As you are aware Spark is designed to process large datasets 100x faster than traditional processing, this wouldn’t have been possible without partitions. Below are some of the advantages of using Spark partitions on memory or on disk.

  • Fast accessed to the data.
  • Provides the ability to perform an operation on a smaller dataset.

Partitioning at rest (disk) is a feature of many databases and data processing frameworks and it is key to make reads faster.

3. Default Spark Partitions & Configurations

Spark by default partitions data based on a number of factors, and the factors differ were you running your job on and what mode.

3.1 Local mode

When you running on local in standalone mode, Spark partitions data into the number of CPU cores you have on your system or the value you specify at the time of creating SparkSession object

import pyspark
from pyspark.sql import SparkSession
spark = SparkSession.builder.appName('') \

The above example provides local[5] as an argument to master() method meaning to run the job locally with 5 partitions. Though if you have just 2 cores on your system, it still creates 5 partition tasks.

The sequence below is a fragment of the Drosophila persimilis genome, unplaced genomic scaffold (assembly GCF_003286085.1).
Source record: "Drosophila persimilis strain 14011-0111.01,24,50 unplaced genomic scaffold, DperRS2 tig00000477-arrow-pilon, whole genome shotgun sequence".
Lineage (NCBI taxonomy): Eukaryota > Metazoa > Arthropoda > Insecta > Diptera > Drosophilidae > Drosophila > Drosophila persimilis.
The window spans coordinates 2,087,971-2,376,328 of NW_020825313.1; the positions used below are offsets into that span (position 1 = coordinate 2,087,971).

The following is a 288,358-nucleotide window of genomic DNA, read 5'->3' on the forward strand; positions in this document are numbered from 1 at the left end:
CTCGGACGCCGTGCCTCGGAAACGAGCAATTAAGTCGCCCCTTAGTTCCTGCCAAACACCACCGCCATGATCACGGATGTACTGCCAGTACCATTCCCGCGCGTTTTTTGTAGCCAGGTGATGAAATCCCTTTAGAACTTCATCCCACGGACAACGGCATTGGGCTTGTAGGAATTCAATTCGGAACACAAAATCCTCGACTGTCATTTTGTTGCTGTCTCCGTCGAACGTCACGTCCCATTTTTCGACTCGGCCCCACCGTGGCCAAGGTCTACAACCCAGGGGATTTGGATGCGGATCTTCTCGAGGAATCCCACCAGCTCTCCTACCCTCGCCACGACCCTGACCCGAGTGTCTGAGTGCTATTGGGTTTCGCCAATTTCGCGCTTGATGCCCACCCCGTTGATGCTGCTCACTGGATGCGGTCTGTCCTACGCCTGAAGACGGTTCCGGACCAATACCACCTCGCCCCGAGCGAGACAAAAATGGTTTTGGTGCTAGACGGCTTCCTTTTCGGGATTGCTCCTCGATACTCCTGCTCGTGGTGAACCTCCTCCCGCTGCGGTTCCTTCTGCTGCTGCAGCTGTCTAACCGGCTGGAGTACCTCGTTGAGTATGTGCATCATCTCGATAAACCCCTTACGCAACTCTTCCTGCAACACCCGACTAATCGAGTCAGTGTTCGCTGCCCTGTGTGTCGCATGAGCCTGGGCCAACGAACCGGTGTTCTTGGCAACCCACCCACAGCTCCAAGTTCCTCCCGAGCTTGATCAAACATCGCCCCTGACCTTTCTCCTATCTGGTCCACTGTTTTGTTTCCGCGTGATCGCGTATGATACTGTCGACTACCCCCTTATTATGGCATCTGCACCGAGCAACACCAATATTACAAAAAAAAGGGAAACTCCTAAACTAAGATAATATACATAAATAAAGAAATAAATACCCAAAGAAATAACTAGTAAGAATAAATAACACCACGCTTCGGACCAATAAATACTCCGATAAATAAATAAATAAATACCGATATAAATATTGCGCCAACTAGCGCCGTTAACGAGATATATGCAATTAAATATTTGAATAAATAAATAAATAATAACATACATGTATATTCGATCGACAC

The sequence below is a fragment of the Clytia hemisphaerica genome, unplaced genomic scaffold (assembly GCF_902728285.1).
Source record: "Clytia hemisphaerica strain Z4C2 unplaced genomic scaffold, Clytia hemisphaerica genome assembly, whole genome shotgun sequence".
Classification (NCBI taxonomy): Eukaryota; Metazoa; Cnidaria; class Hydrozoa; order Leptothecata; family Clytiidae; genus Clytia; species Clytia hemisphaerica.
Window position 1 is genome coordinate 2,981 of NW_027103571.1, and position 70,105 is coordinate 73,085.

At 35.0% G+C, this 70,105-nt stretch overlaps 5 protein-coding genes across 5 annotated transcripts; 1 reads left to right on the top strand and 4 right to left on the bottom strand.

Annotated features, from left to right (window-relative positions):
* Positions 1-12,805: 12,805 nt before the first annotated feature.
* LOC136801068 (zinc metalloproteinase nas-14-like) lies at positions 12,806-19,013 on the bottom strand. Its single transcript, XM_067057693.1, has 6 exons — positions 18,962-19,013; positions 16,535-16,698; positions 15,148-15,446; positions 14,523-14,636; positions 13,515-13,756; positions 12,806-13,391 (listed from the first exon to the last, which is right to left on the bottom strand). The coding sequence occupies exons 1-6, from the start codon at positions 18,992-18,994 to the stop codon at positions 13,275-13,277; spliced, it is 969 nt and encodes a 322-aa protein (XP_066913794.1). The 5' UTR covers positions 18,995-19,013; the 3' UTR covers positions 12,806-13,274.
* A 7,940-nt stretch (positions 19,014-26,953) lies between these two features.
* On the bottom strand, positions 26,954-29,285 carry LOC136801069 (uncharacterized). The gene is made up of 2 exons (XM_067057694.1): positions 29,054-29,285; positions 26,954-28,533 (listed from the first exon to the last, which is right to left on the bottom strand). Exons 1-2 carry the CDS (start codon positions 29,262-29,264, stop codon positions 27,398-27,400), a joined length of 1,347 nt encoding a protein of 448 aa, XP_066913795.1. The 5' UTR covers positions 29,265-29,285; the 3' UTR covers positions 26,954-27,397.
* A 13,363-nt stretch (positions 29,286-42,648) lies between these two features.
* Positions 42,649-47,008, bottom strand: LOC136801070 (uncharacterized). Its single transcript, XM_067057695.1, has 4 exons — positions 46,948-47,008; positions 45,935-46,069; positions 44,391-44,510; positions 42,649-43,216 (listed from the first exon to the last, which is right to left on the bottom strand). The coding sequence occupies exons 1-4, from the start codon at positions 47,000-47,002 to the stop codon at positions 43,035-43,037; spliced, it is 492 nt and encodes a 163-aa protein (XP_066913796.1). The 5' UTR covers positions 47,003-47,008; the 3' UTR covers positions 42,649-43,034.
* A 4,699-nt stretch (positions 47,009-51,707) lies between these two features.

df = spark.range(0,20)

Above example yields output as 5 partitions.

3.2 HDFS cluster mode

When you running Spark jobs on the Hadoop cluster the default number of partitions is based on the following.

  • On the HDFS cluster, by default, Spark creates one Partition for each block of the file.
  • In Version 1 Hadoop the HDFS block size is 64 MB and in Version 2 Hadoop the HDFS block size is 128 MB
  • Total number of cores on all executor nodes in a cluster or 2, whichever is larger

For example if you have 640 MB file and running it on Hadoop version 2, creates 5 partitions with each consists on 128 MB blocks (5 blocks * 128 MB = 640 MB). If you repartition to 10 then it creates 2 partitions for each block.

3.3 Spark configuration

  • spark.default.parallelism configuration default value set to the number of all cores on all nodes in a cluster, on local it is set to a number of cores on your system.
  • spark.sql.shuffle.partitions configuration default value is set to 200 and it is used when you call shuffle operations like union(), groupBy(), join() and many more. This property is available only in DataFrame API but not in RDD.